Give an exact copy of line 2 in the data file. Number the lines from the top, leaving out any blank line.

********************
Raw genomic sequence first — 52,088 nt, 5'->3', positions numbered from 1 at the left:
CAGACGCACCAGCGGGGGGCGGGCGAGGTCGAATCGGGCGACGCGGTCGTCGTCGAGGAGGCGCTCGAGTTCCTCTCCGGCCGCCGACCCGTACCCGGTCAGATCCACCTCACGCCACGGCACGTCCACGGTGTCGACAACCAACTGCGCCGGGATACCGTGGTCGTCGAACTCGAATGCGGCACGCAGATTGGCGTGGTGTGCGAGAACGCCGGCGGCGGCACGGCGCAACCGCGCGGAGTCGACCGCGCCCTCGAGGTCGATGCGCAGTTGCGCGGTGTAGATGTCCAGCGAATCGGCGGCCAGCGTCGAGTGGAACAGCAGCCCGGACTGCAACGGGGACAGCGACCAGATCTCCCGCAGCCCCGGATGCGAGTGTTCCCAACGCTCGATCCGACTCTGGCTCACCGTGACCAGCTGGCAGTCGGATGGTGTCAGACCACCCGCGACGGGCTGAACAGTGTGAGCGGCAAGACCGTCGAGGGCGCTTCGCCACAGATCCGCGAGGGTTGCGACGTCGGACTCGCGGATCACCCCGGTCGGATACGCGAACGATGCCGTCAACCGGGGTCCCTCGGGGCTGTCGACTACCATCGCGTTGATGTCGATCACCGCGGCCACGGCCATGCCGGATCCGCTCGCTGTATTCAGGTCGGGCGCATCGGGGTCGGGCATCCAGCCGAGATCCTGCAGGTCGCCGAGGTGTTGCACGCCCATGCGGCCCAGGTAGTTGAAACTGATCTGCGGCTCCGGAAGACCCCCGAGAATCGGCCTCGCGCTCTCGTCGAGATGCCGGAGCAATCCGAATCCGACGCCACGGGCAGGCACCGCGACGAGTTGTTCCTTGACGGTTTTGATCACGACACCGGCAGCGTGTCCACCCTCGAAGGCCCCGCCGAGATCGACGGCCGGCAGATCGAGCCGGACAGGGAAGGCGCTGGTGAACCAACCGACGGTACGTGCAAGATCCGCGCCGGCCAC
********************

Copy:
CAGACGCACCAGCGGGGGGCGGGCGAGGTCGAATCGGGCGACGCGGTCGTCGTCGAGGAGGCGCTCGAGTTCCTCTCCGGCCGCCGACCCGTACCCGGTCAGATCCACCTCACGCCACGGCACGTCCACGGTGTCGACAACCAACTGCGCCGGGATACCGTGGTCGTCGAACTCGAATGCGGCACGCAGATTGGCGTGGTGTGCGAGAACGCCGGCGGCGGCACGGCGCAACCGCGCGGAGTCGACCGCGCCCTCGAGGTCGATGCGCAGTTGCGCGGTGTAGATGTCCAGCGAATCGGCGGCCAGCGTCGAGTGGAACAGCAGCCCGGACTGCAACGGGGACAGCGACCAGATCTCCCGCAGCCCCGGATGCGAGTGTTCCCAACGCTCGATCCGACTCTGGCTCACCGTGACCAGCTGGCAGTCGGATGGTGTCAGACCACCCGCGACGGGCTGAACAGTGTGAGCGGCAAGACCGTCGAGGGCGCTTCGCCACAGATCCGCGAGGGTTGCGACGTCGGACTCGCGGATCACCCCGGTCGGATACGCGAACGATGCCGTCAACCGGGGTCCCTCGGGGCTGTCGACTACCATCGCGTTGATGTCGATCACCGCGGCCACGGCCATGCCGGATCCGCTCGCTGTATTCAGGTCGGGCGCATCGGGGTCGGGCATCCAGCCGAGATCCTGCAGGTCGCCGAGGTGTTGCACGCCCATGCGGCCCAGGTAGTTGAAACTGATCTGCGGCTCCGGAAGACCCCCGAGAATCGGCCTCGCGCTCTCGTCGAGATGCCGGAGCAATCCGAATCCGACGCCACGGGCAGGCACCGCGACGAGTTGTTCCTTGACGGTTTTGATCACGACACCGGCAGCGTGTCCACCCTCGAAGGCCCCGCCGAGATCGACGGCCGGCAGATCGAGCCGGACAGGGAAGGCGCTGGTGAACCAACCGACGGTACGTGCAAGATCCGCGCCGGCCAC